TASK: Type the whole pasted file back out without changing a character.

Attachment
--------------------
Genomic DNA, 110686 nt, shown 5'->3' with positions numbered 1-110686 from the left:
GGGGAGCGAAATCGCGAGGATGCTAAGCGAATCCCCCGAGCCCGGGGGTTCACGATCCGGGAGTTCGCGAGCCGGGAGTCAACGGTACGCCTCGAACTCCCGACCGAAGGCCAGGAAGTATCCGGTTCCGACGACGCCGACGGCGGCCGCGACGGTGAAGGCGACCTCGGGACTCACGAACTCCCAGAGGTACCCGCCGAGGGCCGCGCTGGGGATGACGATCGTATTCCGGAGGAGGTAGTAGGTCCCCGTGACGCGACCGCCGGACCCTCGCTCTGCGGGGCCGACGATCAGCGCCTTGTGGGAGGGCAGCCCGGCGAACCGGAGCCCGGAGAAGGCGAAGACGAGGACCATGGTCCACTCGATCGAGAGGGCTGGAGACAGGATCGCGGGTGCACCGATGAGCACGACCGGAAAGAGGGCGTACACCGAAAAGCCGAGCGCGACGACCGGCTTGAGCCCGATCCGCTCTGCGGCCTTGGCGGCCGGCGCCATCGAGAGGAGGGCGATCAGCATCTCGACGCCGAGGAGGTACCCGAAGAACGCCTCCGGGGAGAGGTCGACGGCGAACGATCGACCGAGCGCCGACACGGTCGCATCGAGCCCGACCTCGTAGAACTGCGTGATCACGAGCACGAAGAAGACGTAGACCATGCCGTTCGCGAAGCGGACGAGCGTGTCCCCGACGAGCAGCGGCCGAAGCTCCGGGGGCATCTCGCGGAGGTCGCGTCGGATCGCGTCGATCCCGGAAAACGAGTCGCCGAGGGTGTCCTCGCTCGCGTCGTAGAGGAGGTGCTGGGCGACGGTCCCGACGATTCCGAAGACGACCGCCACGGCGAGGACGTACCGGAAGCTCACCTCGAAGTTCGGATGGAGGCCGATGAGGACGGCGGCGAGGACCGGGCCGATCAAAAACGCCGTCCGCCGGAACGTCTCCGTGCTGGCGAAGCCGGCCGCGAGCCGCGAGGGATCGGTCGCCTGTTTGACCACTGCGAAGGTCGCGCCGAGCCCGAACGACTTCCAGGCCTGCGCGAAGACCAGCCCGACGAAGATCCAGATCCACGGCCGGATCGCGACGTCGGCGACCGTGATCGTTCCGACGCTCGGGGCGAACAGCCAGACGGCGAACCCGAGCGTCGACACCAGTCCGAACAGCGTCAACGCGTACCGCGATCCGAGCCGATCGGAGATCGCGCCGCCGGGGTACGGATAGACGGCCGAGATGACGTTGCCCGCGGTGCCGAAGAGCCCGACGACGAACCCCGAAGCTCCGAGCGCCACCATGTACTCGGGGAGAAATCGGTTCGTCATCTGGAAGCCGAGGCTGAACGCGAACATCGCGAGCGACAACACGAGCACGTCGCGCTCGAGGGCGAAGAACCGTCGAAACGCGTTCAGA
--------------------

Genomic DNA, 110686 nt, shown 5'->3' with positions numbered 1-110686 from the left:
GGGGAGCGAAATCGCGAGGATGCTAAGCGAATCCCCCGAGCCCGGGGGTTCACGATCCGGGAGTTCGCGAGCCGGGAGTCAACGGTACGCCTCGAACTCCCGACCGAAGGCCAGGAAGTATCCGGTTCCGACGACGCCGACGGCGGCCGCGACGGTGAAGGCGACCTCGGGACTCACGAACTCCCAGAGGTACCCGCCGAGGGCCGCGCTGGGGATGACGATCGTATTCCGGAGGAGGTAGTAGGTCCCCGTGACGCGACCGCCGGACCCTCGCTCTGCGGGGCCGACGATCAGCGCCTTGTGGGAGGGCAGCCCGGCGAACCGGAGCCCGGAGAAGGCGAAGACGAGGACCATGGTCCACTCGATCGAGAGGGCTGGAGACAGGATCGCGGGTGCACCGATGAGCACGACCGGAAAGAGGGCGTACACCGAAAAGCCGAGCGCGACGACCGGCTTGAGCCCGATCCGCTCTGCGGCCTTGGCGGCCGGCGCCATCGAGAGGAGGGCGATCAGCATCTCGACGCCGAGGAGGTACCCGAAGAACGCCTCCGGGGAGAGGTCGACGGCGAACGATCGACCGAGCGCCGACACGGTCGCATCGAGCCCGACCTCGTAGAACTGCGTGATCACGAGCACGAAGAAGACGTAGACCATGCCGTTCGCGAAGCGGACGAGCGTGTCCCCGACGAGCAGCGGCCGAAGCTCCGGGGGCATCTCGCGGAGGTCGCGTCGGATCGCGTCGATCCCGGAAAACGAGTCGCCGAGGGTGTCCTCGCTCGCGTCGTAGAGGAGGTGCTGGGCGACGGTCCCGACGATTCCGAAGACGACCGCCACGGCGAGGACGTACCGGAAGCTCACCTCGAAGTTCGGATGGAGGCCGATGAGGACGGCGGCGAGGACCGGGCCGATCAAAAACGCCGTCCGCCGGAACGTCTCCGTGCTGGCGAAGCCGGCCGCGAGCCGCGAGGGATCGGTCGCCTGTTTGACCACTGCGAAGGTCGCGCCGAGCCCGAACGACTTCCAGGCCTGCGCGAAGACCAGCCCGACGAAGATCCAGATCCACGGCCGGATCGCGACGTCGGCGACCGTGATCGTTCCGACGCTCGGGGCGAACAGCCAGACGGCGAACCCGAGCGTCGACACCAGTCCGAACAGCGTCAACGCGTACCGCGATCCGAGCCGATCGGAGATCGCGCCGCCGGGGTACGGATAGACGGCCGAGATGACGTTGCCCGCGGTGCCGAAGAGCCCGACGACGAACCCCGAAGCTCCGAGCGCCACCATGTACTCGGGGAGAAATCGGTTCGTCATCTGGAAGCCGAGGCTGAACGCGAACATCGCGAGCGACAACACGAGCACGTCGCGCTCGAGGGCGAAGAACCGTCGAAACGCGTTCAGA